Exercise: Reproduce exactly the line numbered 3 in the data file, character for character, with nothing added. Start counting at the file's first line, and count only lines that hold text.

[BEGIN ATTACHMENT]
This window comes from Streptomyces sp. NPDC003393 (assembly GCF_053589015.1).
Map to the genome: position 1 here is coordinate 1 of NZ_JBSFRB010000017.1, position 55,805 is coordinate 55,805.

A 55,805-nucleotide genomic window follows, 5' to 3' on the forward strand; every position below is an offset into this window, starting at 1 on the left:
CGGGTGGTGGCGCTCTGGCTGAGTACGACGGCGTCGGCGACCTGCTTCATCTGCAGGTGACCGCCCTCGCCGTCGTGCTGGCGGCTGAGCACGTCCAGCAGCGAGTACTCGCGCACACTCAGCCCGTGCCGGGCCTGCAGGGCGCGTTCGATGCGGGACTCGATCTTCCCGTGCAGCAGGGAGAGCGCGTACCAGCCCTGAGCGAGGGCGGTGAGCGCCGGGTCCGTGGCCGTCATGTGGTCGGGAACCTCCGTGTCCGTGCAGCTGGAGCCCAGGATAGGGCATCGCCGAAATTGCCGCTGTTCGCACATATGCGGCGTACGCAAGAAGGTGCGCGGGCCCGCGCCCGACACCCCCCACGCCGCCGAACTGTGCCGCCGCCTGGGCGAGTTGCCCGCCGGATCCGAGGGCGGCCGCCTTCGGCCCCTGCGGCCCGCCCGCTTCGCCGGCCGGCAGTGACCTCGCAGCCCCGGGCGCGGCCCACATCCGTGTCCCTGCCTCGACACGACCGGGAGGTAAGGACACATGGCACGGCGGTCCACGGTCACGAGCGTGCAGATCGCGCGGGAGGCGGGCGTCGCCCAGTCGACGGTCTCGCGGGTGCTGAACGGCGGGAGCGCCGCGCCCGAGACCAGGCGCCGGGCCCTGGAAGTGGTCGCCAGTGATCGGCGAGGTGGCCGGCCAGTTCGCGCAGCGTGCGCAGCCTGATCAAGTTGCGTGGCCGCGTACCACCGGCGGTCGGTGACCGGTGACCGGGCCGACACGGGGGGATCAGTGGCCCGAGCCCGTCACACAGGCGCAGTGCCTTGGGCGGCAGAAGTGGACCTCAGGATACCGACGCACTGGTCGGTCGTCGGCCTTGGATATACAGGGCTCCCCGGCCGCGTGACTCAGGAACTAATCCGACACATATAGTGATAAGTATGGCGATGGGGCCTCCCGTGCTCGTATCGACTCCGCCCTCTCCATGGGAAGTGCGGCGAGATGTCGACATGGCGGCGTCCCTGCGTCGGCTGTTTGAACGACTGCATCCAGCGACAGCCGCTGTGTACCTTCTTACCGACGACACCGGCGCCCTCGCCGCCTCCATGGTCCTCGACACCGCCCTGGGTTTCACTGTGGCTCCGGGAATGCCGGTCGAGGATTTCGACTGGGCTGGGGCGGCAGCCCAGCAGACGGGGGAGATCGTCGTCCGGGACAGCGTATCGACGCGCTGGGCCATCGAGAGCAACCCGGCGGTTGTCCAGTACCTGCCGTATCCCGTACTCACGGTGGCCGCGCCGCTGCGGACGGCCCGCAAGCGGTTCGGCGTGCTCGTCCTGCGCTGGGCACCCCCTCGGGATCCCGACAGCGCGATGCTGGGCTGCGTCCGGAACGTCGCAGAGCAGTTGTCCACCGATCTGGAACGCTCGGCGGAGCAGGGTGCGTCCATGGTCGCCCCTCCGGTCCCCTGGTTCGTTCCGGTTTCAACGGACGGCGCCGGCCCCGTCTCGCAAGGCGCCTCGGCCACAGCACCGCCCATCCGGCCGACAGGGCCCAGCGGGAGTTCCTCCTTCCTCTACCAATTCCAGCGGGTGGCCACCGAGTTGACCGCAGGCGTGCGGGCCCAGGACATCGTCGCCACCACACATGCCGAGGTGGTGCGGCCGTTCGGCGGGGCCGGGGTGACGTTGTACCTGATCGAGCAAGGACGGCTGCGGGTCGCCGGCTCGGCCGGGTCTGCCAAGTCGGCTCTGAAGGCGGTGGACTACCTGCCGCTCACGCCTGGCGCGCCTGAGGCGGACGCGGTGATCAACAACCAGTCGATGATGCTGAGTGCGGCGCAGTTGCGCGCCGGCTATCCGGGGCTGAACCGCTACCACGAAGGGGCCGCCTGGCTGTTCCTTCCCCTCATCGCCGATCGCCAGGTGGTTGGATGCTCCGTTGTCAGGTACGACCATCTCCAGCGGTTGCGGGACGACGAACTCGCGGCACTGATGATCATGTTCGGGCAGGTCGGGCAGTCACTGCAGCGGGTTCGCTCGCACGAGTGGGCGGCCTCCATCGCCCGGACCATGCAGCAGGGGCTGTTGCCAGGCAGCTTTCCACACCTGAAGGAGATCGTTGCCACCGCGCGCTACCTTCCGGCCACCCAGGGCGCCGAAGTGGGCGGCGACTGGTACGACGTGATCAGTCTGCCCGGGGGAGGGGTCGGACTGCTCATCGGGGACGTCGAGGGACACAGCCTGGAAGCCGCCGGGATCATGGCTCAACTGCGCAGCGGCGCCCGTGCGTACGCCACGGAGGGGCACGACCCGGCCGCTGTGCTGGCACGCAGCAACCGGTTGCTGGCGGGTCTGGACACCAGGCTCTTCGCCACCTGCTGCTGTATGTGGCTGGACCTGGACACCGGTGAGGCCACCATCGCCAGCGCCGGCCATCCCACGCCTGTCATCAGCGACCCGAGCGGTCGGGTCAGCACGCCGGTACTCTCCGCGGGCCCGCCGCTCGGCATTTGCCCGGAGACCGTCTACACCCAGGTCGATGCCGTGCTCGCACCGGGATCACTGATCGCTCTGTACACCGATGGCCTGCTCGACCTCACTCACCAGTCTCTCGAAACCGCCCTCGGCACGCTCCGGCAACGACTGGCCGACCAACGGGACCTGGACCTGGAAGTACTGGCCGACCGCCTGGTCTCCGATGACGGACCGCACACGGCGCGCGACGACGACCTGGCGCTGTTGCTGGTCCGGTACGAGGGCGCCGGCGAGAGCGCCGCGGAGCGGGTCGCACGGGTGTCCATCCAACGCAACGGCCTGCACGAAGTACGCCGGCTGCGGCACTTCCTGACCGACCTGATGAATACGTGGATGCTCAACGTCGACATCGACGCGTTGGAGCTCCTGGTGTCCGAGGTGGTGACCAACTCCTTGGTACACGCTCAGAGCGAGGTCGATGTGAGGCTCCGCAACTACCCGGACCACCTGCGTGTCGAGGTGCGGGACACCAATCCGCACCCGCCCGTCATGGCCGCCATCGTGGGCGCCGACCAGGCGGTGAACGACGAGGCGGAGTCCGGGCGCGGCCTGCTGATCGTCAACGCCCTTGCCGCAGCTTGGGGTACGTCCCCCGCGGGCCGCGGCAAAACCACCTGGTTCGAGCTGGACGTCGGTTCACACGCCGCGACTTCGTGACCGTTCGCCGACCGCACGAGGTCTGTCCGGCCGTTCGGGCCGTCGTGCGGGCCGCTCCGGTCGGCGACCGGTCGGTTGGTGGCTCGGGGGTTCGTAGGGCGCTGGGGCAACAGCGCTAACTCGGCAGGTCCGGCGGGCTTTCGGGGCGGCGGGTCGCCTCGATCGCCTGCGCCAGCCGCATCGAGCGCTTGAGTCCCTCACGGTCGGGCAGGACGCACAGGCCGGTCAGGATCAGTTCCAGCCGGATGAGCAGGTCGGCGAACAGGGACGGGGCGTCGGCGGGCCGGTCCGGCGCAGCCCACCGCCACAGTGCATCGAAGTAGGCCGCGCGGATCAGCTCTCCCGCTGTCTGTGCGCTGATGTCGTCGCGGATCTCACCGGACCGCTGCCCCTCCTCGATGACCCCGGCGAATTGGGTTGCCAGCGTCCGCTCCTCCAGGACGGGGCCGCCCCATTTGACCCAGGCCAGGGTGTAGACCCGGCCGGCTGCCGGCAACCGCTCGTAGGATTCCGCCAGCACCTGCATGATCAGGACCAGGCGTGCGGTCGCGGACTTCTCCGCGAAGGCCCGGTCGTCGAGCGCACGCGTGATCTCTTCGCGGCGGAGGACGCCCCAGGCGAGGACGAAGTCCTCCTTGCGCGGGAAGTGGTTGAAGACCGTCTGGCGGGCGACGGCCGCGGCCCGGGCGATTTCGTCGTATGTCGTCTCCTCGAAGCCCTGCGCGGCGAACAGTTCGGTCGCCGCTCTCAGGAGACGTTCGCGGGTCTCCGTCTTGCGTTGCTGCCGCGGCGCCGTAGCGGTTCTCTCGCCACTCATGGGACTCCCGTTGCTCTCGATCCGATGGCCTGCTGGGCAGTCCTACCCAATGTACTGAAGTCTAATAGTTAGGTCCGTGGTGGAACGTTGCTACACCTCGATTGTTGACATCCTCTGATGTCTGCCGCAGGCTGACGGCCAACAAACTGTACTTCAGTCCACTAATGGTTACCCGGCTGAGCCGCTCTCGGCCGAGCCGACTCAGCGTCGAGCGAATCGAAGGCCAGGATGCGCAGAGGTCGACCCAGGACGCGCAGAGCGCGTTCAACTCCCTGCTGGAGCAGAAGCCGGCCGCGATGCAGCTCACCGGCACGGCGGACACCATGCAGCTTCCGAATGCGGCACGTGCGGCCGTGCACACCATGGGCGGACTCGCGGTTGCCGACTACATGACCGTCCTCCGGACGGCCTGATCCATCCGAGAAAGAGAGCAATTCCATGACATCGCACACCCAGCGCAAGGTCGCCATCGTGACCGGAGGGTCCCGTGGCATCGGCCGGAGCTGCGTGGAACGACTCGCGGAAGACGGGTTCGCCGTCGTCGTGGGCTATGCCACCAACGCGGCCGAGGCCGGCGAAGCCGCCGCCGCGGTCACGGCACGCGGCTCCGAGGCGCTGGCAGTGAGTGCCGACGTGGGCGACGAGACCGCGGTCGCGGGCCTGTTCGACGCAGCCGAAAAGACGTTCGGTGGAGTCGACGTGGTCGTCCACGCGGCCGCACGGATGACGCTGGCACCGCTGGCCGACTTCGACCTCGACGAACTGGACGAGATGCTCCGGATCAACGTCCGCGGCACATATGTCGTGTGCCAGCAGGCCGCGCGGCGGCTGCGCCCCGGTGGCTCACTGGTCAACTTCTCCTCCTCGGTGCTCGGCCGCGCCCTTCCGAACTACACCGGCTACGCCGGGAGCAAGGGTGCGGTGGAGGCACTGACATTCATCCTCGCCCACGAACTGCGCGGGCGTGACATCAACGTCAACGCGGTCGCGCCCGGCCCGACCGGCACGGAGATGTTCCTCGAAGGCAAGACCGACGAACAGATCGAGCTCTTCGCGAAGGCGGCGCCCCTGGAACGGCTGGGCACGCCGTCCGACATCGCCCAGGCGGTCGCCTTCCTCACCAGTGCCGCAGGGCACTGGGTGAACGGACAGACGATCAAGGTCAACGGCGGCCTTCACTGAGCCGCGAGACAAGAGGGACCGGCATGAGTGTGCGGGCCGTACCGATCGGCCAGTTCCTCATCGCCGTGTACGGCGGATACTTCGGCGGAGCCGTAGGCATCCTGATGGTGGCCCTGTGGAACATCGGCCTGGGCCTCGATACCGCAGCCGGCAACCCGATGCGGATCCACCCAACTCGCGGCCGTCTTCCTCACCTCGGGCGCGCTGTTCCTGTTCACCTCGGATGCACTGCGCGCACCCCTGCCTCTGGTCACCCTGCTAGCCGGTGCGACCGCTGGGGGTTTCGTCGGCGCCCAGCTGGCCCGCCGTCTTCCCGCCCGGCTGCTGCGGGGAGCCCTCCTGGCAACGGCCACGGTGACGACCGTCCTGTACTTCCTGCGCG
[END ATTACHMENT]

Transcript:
A 55,805-nucleotide genomic window follows, 5' to 3' on the forward strand; every position below is an offset into this window, starting at 1 on the left: